Iconic world-class modernist architect Ludwig Mies van der Rohe gained notoriety with that quotation decades ago.
I thought of those words while slaving away on a long, arduous project with many details, every one of them important. Each needed to be perfect.
The funny thing about that project was the overarching concept was so simple. There was a problem, and this easy-to-understand concept was the solution. Defining and explaining this solution took just a few sentences. That’s often the case, that the concept is simple, all of a whole.
But then the next step was daunting: breaking the solution down into all the components and then into the many details, prioritizing them, creating budgets, timelines, delegations, and accountabilities. In other words, all those darn details.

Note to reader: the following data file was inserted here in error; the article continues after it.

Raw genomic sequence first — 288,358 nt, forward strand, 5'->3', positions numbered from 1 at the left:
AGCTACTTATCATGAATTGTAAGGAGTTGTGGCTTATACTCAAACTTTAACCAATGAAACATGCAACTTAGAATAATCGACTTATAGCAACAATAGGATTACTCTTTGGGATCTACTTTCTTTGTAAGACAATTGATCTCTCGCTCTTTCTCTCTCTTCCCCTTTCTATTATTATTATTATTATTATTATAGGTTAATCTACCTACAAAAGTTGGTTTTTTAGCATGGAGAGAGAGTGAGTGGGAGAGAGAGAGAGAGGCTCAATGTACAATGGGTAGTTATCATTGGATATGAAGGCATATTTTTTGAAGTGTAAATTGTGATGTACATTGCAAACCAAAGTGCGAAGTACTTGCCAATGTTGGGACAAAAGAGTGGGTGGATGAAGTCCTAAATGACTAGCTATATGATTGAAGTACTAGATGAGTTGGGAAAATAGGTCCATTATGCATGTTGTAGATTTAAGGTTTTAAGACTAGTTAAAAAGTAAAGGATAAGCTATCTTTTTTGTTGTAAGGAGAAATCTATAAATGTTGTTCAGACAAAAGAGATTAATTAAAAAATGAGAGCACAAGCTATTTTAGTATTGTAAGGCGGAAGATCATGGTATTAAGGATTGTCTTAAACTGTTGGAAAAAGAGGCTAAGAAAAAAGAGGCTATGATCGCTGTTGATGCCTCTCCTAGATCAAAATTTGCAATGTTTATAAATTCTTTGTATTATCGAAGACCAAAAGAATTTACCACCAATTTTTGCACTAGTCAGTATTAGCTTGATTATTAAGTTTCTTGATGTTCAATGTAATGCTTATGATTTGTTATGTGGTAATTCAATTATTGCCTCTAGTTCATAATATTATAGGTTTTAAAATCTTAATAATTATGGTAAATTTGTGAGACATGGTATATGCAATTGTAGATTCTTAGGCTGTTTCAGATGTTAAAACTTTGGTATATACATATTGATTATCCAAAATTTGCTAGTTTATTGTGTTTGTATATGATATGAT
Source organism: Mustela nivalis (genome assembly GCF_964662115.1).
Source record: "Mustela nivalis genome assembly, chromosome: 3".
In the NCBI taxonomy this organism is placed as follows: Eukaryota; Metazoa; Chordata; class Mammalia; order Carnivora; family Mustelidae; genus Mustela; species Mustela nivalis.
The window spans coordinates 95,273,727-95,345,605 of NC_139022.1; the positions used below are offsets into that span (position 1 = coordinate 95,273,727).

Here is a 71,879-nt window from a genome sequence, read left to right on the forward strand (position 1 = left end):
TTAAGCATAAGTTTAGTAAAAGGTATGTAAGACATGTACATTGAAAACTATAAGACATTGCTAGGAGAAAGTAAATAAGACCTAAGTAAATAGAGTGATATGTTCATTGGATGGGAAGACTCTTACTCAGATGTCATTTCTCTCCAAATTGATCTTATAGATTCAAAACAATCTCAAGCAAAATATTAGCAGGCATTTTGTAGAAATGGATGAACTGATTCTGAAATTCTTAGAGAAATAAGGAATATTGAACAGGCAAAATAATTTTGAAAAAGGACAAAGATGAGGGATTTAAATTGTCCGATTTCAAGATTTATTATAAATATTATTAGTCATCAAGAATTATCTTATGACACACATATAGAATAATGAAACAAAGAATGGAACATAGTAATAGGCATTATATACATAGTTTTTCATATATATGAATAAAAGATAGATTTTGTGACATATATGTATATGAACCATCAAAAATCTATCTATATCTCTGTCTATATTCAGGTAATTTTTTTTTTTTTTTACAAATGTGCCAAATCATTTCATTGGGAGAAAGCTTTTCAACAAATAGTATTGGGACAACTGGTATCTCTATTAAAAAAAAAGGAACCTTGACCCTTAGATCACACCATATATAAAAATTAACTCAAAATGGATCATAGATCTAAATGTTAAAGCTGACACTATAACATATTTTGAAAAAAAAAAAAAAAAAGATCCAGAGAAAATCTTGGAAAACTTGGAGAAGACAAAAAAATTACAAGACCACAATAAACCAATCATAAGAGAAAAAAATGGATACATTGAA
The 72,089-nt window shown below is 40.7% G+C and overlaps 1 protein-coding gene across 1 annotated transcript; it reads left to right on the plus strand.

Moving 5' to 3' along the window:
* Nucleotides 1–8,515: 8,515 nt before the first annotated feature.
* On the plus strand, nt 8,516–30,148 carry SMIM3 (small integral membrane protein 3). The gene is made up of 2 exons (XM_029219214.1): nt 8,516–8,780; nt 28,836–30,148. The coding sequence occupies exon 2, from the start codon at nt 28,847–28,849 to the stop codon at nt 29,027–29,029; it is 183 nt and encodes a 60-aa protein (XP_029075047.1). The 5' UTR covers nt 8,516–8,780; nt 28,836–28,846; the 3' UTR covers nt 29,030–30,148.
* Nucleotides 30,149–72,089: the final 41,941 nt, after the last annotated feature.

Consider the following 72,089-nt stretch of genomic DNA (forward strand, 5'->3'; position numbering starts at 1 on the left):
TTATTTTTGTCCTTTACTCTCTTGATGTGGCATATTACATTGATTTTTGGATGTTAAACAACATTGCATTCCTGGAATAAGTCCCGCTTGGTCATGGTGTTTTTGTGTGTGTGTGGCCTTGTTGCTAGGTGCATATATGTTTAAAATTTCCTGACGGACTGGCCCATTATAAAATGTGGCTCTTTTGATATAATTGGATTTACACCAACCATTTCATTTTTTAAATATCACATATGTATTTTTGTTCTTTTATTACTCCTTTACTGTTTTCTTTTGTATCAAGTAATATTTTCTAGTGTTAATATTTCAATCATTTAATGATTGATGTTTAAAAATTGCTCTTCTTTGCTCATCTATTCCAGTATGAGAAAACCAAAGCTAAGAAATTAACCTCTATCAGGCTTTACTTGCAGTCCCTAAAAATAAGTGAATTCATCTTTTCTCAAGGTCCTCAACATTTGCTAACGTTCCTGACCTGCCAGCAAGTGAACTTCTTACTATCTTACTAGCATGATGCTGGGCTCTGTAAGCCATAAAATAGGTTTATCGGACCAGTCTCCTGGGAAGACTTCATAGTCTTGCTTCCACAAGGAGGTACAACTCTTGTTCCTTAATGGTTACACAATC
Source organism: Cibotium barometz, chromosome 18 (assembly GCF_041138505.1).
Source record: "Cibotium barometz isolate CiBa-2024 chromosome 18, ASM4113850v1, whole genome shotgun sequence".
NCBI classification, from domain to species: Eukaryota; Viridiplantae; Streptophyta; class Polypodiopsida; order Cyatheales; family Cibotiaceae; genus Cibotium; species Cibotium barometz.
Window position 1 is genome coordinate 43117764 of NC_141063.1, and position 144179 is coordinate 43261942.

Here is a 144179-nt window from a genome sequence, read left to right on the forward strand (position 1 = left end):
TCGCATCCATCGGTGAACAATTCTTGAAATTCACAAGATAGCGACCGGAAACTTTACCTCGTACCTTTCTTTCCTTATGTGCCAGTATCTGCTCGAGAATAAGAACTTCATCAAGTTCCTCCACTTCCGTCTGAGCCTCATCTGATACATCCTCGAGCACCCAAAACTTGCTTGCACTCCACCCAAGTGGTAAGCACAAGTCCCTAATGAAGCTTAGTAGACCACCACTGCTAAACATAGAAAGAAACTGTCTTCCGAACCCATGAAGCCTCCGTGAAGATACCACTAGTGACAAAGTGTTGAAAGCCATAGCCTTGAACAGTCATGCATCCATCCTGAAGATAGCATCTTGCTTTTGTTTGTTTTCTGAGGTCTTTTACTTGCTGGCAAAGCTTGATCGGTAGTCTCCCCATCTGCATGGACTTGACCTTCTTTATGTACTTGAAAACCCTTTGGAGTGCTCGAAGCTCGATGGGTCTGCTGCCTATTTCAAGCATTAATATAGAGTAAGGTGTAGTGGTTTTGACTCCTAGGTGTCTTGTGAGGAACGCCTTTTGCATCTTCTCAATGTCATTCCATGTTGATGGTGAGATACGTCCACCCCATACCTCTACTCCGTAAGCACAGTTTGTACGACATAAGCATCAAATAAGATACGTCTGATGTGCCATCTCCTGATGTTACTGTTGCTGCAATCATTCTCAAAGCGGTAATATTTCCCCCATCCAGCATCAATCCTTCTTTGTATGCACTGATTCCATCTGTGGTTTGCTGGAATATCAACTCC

And that’s when I thought about van der Rohe because his buildings look so simple (if you are not familiar with them a Google search will show you what I mean. Chicago has many examples). Yet, upon close inspection his level of visual simplicity requires many, many minute details, all executed to perfection to create his masterpieces.
That’s how I felt working on the details of this project. Each detail combines with several others to create a component, then a number of components combine with each other to create sub-systems, which eventually combine to create the finished project.
As I approached the end of the project it felt like, in a small way, I was approaching some sort of perfection as if the paper I was working on was glowing in radiant tones and the thought came into my head that this is what van der Rohe meant when he said, “God is in the details.”
My guess is there are a few projects sitting on your desk, each with a number of details, and all must be perfect. Put your tasks in perspective by thinking of all the thousands of details it takes to design a masterpiece of a skyscraper, and then get on with struggling through your details until your project is perfect.